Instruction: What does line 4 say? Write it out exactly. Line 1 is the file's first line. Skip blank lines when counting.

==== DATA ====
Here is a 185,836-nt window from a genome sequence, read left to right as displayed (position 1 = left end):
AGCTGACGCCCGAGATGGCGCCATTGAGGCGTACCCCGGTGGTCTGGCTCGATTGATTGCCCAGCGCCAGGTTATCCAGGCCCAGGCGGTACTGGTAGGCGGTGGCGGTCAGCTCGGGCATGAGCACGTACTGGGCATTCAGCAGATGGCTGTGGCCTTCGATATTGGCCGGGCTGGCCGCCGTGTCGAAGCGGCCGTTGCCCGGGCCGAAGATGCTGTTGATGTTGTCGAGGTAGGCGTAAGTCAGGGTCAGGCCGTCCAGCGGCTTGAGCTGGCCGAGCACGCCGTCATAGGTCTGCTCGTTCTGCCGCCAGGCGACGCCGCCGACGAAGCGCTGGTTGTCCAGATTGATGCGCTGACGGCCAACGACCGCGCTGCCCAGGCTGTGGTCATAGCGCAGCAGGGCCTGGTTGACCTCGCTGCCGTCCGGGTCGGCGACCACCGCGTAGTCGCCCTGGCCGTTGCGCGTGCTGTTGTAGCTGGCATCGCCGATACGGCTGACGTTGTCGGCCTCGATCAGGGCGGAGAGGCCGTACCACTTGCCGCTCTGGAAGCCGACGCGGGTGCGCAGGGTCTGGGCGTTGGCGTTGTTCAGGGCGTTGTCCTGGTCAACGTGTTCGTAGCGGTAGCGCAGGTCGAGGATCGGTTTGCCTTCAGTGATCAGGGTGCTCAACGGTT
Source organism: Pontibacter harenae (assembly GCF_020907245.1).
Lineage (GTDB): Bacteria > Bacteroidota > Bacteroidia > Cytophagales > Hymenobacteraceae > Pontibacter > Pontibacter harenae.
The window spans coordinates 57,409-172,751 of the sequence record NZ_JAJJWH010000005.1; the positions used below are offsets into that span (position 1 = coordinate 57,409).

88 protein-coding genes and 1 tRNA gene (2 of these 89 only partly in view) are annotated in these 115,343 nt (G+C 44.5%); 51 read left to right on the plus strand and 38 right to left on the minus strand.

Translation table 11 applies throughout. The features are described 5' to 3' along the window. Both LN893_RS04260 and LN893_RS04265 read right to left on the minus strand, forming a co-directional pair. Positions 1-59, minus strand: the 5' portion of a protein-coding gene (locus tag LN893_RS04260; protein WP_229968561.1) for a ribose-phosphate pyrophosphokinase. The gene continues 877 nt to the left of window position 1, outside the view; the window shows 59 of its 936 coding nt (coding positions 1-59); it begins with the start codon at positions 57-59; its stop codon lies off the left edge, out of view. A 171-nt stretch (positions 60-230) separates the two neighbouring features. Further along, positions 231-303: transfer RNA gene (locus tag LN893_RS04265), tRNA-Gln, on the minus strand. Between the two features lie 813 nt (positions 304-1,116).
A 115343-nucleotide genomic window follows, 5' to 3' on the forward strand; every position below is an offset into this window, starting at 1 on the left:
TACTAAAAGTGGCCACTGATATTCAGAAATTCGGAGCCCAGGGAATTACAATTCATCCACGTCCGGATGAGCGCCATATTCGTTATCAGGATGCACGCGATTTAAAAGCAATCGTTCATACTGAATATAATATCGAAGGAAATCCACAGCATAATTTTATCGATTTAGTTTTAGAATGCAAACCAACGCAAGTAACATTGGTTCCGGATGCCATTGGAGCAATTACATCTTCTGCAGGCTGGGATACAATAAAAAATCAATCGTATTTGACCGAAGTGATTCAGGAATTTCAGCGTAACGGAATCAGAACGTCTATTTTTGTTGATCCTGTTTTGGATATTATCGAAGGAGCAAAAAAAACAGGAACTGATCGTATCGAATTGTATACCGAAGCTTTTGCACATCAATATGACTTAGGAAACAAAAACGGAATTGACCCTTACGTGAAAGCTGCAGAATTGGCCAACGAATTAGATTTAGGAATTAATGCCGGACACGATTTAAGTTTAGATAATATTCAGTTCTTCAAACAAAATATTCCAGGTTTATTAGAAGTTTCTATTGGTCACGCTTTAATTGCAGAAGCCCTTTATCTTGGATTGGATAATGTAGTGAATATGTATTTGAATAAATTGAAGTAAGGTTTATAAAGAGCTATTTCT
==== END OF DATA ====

Lineage (GTDB): Bacteria > Bacteroidota > Bacteroidia > Cytophagales > Hymenobacteraceae > Pontibacter > Pontibacter harenae.